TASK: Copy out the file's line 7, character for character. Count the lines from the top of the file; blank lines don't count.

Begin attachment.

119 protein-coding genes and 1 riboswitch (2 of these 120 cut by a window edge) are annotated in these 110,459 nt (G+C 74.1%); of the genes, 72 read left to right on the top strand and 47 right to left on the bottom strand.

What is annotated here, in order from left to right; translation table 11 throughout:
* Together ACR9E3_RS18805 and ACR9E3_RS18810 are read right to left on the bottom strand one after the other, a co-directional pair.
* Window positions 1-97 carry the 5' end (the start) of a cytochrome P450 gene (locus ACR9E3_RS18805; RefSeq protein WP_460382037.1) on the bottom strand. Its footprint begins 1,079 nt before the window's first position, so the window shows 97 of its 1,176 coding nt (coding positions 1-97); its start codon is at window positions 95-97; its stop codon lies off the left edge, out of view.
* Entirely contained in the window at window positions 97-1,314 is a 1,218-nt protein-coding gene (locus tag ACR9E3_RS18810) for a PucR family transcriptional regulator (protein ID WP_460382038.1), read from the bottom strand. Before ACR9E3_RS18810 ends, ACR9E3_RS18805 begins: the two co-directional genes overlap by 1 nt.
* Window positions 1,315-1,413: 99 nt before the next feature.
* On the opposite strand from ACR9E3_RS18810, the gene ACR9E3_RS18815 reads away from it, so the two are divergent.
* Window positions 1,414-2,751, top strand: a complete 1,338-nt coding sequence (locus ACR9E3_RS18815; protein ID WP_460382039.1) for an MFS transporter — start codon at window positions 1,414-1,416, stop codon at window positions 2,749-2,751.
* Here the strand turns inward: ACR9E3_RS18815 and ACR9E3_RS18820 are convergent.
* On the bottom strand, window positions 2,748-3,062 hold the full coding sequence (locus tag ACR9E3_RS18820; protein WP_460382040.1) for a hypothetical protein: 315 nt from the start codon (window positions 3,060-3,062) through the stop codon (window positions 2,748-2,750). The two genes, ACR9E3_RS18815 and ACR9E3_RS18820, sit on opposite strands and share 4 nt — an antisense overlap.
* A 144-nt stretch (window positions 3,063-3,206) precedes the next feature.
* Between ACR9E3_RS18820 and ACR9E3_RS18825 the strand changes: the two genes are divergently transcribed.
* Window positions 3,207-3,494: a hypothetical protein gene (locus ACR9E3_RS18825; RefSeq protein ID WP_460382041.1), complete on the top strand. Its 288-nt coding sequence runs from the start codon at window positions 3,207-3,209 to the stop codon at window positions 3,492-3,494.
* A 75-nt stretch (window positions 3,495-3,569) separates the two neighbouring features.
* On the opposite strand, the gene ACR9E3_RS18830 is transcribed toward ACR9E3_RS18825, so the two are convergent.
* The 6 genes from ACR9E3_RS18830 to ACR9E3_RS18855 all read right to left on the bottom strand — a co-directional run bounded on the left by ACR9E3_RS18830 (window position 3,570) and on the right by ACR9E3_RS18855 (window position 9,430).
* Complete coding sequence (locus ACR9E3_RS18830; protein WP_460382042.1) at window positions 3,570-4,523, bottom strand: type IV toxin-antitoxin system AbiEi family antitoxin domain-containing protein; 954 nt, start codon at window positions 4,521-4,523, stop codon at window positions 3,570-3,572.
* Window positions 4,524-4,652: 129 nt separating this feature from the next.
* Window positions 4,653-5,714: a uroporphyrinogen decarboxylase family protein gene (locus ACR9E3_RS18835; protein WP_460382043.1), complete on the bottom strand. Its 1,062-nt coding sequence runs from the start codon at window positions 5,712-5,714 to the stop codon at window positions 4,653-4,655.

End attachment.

* On the opposite strand from ACR9E3_RS18810, the gene ACR9E3_RS18815 reads away from it, so the two are divergent.